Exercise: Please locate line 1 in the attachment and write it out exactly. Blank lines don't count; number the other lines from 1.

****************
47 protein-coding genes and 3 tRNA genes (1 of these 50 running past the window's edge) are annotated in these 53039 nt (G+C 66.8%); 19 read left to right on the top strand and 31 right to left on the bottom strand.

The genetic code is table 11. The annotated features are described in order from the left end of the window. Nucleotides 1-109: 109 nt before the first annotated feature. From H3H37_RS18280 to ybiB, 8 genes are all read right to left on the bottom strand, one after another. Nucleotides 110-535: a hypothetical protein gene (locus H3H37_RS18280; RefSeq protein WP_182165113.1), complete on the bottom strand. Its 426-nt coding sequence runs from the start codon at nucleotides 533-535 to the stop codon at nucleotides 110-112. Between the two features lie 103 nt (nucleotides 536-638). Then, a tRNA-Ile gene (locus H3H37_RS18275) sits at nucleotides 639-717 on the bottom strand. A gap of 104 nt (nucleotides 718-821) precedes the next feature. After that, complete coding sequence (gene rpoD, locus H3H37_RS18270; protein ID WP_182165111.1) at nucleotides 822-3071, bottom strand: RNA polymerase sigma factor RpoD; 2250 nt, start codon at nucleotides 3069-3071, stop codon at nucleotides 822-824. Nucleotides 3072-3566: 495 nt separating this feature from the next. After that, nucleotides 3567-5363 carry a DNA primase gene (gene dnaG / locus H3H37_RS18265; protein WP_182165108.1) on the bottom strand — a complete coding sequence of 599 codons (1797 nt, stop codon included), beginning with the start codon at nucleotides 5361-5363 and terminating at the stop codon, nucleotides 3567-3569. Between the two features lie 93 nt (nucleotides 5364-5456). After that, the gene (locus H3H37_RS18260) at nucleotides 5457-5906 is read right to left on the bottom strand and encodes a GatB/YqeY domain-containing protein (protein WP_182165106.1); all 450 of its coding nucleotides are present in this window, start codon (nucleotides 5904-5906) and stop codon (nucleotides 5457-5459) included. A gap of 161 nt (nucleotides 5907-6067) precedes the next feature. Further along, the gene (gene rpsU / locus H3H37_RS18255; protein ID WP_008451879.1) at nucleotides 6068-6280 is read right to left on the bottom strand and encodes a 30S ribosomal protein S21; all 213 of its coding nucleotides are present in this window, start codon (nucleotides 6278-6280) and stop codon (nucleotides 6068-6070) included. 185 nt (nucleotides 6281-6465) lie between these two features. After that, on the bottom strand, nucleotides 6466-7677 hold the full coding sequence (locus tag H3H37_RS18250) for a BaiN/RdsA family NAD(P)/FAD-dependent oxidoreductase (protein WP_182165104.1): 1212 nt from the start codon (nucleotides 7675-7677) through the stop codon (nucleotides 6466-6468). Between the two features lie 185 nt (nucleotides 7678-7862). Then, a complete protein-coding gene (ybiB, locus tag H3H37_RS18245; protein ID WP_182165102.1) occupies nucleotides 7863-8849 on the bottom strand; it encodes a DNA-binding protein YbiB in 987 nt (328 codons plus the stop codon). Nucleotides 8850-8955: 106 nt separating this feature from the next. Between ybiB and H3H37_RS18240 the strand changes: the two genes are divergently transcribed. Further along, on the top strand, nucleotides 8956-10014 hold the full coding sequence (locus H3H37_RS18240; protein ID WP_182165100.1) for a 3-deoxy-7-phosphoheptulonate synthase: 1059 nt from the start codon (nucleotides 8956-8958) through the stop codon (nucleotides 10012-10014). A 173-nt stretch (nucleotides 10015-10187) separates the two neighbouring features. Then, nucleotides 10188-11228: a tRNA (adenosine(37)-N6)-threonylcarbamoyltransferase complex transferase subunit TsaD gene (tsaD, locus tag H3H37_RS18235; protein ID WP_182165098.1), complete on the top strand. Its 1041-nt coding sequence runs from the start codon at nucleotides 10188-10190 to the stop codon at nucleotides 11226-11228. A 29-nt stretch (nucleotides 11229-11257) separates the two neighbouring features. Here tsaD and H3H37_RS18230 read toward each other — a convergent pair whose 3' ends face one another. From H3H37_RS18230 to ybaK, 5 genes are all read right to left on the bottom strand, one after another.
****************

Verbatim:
47 protein-coding genes and 3 tRNA genes (1 of these 50 running past the window's edge) are annotated in these 53039 nt (G+C 66.8%); 19 read left to right on the top strand and 31 right to left on the bottom strand.